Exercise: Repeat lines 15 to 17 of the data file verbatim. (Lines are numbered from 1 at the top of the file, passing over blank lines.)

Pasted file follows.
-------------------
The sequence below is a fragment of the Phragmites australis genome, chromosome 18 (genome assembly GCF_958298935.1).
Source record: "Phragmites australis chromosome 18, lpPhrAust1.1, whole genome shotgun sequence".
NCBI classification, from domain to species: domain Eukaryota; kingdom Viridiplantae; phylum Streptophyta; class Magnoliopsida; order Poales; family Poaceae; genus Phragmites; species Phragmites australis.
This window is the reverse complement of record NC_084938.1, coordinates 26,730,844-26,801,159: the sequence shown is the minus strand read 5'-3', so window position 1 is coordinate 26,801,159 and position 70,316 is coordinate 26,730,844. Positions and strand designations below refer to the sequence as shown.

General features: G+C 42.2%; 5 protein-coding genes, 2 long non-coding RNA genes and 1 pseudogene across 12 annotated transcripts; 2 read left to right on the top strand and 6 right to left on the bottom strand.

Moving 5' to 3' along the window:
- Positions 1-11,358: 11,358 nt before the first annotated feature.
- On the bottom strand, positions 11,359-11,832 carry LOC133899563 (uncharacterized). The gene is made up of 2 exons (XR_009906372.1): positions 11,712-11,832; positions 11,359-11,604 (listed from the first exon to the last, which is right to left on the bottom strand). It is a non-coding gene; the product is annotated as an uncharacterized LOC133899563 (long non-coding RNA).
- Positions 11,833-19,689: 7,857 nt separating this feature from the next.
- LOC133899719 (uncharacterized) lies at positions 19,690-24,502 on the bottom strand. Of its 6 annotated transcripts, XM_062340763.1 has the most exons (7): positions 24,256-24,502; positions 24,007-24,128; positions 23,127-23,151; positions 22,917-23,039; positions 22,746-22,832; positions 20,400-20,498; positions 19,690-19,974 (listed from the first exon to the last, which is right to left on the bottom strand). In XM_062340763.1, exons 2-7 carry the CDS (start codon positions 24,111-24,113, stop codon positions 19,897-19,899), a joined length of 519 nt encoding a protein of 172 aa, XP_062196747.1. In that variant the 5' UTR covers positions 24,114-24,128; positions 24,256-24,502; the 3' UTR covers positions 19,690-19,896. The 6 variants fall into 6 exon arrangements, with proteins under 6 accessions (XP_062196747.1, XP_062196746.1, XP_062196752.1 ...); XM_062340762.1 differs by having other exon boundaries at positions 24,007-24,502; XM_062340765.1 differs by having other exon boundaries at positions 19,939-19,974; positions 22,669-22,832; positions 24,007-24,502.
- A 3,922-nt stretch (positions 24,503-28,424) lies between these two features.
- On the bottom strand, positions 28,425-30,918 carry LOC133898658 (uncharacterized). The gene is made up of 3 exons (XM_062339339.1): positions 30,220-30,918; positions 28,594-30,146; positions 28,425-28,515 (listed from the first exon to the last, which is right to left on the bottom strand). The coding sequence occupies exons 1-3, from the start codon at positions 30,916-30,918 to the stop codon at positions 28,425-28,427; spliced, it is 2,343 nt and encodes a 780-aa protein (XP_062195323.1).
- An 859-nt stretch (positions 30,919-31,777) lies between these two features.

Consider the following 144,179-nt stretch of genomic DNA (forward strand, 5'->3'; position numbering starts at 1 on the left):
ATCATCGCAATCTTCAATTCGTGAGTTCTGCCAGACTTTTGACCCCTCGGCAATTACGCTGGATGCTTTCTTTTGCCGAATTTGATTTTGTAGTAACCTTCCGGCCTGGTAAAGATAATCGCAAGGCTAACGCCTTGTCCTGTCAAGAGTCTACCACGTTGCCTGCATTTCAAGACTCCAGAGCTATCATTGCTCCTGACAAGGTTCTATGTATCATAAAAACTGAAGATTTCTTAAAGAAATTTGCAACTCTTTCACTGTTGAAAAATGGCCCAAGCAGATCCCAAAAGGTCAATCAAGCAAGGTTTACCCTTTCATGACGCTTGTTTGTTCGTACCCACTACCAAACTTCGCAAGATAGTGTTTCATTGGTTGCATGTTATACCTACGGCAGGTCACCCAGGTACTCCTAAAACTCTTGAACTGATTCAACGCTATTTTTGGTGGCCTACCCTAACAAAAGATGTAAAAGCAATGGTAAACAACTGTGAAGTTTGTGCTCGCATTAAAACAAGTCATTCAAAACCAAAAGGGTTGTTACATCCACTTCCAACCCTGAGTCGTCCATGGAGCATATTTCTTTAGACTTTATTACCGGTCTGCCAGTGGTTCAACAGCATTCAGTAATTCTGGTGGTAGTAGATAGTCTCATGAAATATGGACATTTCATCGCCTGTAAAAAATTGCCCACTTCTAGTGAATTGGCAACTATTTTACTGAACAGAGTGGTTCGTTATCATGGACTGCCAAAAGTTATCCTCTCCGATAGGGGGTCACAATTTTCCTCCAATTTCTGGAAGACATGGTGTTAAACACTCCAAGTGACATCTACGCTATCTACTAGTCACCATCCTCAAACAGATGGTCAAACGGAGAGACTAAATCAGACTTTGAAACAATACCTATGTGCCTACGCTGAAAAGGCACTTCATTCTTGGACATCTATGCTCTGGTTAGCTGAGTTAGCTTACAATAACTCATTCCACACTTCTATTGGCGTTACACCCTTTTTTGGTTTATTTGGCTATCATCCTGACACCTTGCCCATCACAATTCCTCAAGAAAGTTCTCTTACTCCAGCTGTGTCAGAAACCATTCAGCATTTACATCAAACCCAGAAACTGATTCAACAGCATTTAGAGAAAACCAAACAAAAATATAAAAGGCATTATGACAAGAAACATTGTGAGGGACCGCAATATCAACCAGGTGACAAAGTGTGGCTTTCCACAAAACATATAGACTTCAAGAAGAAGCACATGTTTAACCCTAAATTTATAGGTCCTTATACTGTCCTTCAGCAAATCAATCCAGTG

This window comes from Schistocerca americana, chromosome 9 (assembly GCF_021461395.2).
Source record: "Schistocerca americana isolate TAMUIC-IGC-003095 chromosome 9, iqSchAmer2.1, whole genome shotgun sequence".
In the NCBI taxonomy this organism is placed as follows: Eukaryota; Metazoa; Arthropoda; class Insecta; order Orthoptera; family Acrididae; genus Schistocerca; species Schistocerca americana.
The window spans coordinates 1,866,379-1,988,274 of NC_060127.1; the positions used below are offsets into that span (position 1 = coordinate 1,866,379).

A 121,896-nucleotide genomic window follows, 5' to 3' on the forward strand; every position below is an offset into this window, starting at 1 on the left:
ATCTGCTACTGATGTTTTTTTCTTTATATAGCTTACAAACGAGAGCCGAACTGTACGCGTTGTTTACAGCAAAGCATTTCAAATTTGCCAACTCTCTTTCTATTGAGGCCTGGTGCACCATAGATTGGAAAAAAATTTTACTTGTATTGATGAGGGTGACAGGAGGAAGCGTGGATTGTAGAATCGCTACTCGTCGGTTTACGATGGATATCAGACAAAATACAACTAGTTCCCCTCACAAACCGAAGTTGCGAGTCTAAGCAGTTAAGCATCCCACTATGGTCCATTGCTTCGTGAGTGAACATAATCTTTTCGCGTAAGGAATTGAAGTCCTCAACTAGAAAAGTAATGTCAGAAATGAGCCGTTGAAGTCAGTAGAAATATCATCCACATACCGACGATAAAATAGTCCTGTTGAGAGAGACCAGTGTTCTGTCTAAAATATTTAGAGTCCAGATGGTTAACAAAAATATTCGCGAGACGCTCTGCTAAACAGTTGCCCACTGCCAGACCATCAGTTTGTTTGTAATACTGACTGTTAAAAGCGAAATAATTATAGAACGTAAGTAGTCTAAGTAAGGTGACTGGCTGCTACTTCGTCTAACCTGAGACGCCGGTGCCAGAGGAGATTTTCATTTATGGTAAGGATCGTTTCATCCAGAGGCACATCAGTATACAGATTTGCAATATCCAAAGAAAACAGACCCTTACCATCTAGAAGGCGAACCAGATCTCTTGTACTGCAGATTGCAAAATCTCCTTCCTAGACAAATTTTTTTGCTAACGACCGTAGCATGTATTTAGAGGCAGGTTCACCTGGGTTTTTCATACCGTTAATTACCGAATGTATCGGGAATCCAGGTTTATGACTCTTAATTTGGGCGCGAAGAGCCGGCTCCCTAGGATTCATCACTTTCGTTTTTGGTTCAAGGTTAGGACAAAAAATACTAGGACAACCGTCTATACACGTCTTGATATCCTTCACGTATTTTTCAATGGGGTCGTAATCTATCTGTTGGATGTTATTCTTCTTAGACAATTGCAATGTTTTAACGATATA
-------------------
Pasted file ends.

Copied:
ATCATCGCAATCTTCAATTCGTGAGTTCTGCCAGACTTTTGACCCCTCGGCAATTACGCTGGATGCTTTCTTTTGCCGAATTTGATTTTGTAGTAACCTTCCGGCCTGGTAAAGATAATCGCAAGGCTAACGCCTTGTCCTGTCAAGAGTCTACCACGTTGCCTGCATTTCAAGACTCCAGAGCTATCATTGCTCCTGACAAGGTTCTATGTATCATAAAAACTGAAGATTTCTTAAAGAAATTTGCAACTCTTTCACTGTTGAAAAATGGCCCAAGCAGATCCCAAAAGGTCAATCAAGCAAGGTTTACCCTTTCATGACGCTTGTTTGTTCGTACCCACTACCAAACTTCGCAAGATAGTGTTTCATTGGTTGCATGTTATACCTACGGCAGGTCACCCAGGTACTCCTAAAACTCTTGAACTGATTCAACGCTATTTTTGGTGGCCTACCCTAACAAAAGATGTAAAAGCAATGGTAAACAACTGTGAAGTTTGTGCTCGCATTAAAACAAGTCATTCAAAACCAAAAGGGTTGTTACATCCACTTCCAACCCTGAGTCGTCCATGGAGCATATTTCTTTAGACTTTATTACCGGTCTGCCAGTGGTTCAACAGCATTCAGTAATTCTGGTGGTAGTAGATAGTCTCATGAAATATGGACATTTCATCGCCTGTAAAAAATTGCCCACTTCTAGTGAATTGGCAACTATTTTACTGAACAGAGTGGTTCGTTATCATGGACTGCCAAAAGTTATCCTCTCCGATAGGGGGTCACAATTTTCCTCCAATTTCTGGAAGACATGGTGTTAAACACTCCAAGTGACATCTACGCTATCTACTAGTCACCATCCTCAAACAGATGGTCAAACGGAGAGACTAAATCAGACTTTGAAACAATACCTATGTGCCTACGCTGAAAAGGCACTTCATTCTTGGACATCTATGCTCTGGTTAGCTGAGTTAGCTTACAATAACTCATTCCACACTTCTATTGGCGTTACACCCTTTTTTGGTTTATTTGGCTATCATCCTGACACCTTGCCCATCACAATTCCTCAAGAAAGTTCTCTTACTCCAGCTGTGTCAGAAACCATTCAGCATTTACATCAAACCCAGAAACTGATTCAACAGCATTTAGAGAAAACCAAACAAAAATATAAAAGGCATTATGACAAGAAACATTGTGAGGGACCGCAATATCAACCAGGTGACAAAGTGTGGCTTTCCACAAAACATATAGACTTCAAGAAGAAGCACATGTTTAACCCTAAATTTATAGGTCCTTATACTGTCCTTCAGCAAATCAATCCAGTG

This window comes from Schistocerca americana, chromosome 9 (assembly GCF_021461395.2).
Source record: "Schistocerca americana isolate TAMUIC-IGC-003095 chromosome 9, iqSchAmer2.1, whole genome shotgun sequence".